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Victim's Friends Hope Reward Leads to Killer


GLENDALE — Almost nine months after a hit-and-run accident took the life of Tony Navarres, the Glendale man's devoted co-workers have refused to give up their search for the driver who caused the crash.

Witnesses said a maroon Ford Aerostar, or a similar van, ran a red light and slammed into the 1989 Suzuki Sidekick in which Navarres, 29, and a friend were riding to a fast-food restaurant. The Suzuki flipped over, tossing out both Navarres, who was the small utility truck's passenger, and its driver, Brett Clarke, 31, of Simi Valley.

Clarke survived, but Navarres received massive head injuries and died less than an hour after the crash. It occurred at 4:52 p.m. June 30, at Verdugo Road and Wilson Avenue.

The van did not stop. And in the long months since the collision, no one has been able to provide police with even a partial license number.

"We don't even know the sex of the driver of the van," Glendale police traffic investigator Charles Follett said. "All of these people want you to do something, but you don't have a thread to go on. As time goes on, the trail gets colder and colder. You'd like to solve it for the benefit of the family, but it gets more frustrating as every day passes."

Nevertheless, Jamie Fisher, who worked with Navarres at a Woodland Hills insurance center and considered him her best friend, is clinging to the slim possibility that investigators have overlooked one person who can help identify the missing hit-and-run driver.

A month after the crash, she and other friends knocked on doors and passed out flyers near the corner where the collision occurred. This year, they persuaded a donor, who has requested anonymity, to put up a $5,000 reward for anyone who provides information leading to an arrest and conviction.

The friends returned to the Glendale neighborhood recently to hand out hundreds of new flyers announcing the reward.

Fisher, 21, of Van Nuys, said the effort has helped her cope with the painful loss. "It feels better to be doing something," she said. "We're hoping that maybe this will get people talking about it again. Maybe whoever did it will realize we're not resting on this."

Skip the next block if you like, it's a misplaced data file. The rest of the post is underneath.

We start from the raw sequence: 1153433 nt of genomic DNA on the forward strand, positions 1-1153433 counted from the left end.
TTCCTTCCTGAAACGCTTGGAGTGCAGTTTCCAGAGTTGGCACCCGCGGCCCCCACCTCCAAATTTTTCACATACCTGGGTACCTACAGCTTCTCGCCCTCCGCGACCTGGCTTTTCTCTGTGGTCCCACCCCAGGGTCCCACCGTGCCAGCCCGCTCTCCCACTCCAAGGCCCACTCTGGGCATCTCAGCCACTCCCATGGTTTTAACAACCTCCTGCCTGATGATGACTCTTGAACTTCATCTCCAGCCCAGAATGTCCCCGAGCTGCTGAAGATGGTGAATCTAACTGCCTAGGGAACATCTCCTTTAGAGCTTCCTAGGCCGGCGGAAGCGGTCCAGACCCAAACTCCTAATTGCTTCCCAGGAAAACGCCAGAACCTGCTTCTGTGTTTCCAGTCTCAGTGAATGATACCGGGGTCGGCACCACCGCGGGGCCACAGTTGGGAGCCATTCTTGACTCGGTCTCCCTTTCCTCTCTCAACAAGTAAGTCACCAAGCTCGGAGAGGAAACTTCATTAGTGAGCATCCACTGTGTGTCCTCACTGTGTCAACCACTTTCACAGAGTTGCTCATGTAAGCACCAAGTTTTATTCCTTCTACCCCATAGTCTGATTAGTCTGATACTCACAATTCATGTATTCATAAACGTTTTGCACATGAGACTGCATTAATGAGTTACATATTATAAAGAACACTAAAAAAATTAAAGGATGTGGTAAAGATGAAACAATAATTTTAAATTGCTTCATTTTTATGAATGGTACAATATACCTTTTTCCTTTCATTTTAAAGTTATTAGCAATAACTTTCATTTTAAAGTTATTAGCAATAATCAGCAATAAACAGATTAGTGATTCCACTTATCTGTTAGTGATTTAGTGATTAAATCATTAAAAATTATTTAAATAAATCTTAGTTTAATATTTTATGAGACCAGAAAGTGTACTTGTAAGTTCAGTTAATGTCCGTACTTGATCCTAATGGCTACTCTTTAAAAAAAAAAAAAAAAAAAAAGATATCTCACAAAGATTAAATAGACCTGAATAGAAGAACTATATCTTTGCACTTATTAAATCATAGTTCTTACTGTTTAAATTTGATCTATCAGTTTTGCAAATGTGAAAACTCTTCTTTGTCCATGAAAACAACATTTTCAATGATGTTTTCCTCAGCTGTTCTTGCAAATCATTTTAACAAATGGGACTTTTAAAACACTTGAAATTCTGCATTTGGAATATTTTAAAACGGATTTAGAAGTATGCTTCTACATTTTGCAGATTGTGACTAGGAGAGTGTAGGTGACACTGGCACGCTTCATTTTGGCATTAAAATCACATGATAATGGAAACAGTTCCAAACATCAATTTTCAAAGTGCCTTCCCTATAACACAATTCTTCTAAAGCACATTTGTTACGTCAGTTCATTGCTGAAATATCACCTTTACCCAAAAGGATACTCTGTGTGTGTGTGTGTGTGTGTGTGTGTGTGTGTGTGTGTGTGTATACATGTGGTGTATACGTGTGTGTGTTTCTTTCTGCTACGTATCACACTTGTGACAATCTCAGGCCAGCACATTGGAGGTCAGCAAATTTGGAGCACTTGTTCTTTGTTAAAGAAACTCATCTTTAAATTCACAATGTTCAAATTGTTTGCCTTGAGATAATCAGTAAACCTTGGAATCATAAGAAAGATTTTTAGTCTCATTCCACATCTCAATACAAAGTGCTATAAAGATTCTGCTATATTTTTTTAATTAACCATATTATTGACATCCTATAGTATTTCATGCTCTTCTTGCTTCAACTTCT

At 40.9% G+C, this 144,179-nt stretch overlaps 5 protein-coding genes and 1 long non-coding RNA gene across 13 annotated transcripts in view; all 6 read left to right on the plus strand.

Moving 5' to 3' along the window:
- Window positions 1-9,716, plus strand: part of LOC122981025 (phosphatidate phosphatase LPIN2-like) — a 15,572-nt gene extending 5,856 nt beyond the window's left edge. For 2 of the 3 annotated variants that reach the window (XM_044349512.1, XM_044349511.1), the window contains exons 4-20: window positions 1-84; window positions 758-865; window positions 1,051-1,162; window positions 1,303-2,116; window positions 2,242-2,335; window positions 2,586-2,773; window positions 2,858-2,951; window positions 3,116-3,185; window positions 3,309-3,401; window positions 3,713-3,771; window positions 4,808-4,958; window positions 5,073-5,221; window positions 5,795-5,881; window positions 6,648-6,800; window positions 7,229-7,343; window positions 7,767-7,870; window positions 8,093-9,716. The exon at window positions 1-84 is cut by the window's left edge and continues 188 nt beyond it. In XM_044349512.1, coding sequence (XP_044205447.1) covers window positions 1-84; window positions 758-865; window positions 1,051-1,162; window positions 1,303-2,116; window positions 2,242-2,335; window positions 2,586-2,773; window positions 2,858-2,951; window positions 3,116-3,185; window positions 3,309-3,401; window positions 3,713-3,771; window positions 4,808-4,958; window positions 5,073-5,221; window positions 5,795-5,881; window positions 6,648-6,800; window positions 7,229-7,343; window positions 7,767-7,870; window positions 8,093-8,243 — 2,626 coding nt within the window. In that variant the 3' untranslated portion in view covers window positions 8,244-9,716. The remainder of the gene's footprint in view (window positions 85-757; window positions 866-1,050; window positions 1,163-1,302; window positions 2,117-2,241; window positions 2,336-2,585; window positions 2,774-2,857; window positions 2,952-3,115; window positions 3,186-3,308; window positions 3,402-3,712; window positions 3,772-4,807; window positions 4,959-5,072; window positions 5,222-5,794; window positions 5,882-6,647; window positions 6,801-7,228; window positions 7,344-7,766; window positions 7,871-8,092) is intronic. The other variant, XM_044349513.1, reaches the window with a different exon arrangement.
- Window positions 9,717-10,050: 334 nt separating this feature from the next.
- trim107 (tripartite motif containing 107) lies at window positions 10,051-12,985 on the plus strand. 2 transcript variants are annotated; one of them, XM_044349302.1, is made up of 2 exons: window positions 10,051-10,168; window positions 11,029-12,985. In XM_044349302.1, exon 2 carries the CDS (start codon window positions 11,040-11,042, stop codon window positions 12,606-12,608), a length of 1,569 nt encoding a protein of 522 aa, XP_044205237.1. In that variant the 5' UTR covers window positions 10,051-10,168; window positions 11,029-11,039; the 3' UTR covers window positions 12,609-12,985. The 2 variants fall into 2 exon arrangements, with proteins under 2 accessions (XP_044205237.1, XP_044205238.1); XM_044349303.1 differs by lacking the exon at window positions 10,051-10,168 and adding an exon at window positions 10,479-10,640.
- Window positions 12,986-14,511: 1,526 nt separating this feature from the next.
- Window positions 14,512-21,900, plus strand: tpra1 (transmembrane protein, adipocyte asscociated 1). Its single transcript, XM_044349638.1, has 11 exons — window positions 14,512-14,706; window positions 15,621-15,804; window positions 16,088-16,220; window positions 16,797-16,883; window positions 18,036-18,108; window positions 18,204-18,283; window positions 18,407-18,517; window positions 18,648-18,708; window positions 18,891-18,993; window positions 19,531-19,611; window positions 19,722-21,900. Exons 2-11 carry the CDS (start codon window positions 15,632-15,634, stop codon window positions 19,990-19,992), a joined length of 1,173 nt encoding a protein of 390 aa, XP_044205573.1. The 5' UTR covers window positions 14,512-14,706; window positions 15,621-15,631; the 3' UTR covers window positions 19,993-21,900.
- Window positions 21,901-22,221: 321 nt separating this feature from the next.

Cyndy Barr, 21, of Woodland Hills, another co-worker, added: "If this had happened to Jamie or anyone he was close to, this is the kind of thing he would have done. So we're just paying our dues back to him."

Fisher and Barr are UCLA juniors who work part time at the Prudential Insurance regional office in Woodland Hills. Navarres, who processed hospitalization claims, was the leader of about 15 employees who socialized regularly outside the office. His friends called him "the godfather" of this makeshift family.

When Fisher began working for Prudential as a 16-year-old high school student, Navarres quickly helped her feel at ease in the intimidating big-business environment. He introduced himself and invited Fisher to join co-workers at a weekend volleyball party.

As they became friends, Fisher learned that Navarres, who grew up in Westlake Village and graduated from Newbury Park High School, was a voracious reader interested in politics, history and the environment. He was an avid photographer and athlete. His co-workers have dedicated this year's company softball league season to Navarres.

Fisher said he served as "a philosopher, a psychologist and a brother" to his friends. "He would give you advice about what shade of green looked best on you or what kind of tax forms you should fill out," she recalled.

The accident victim's father, Peter Navarres of San Dimas, said he is touched by the co-workers' campaign. "They loved him so much," the father said. "They're doing this because he was always there for them."

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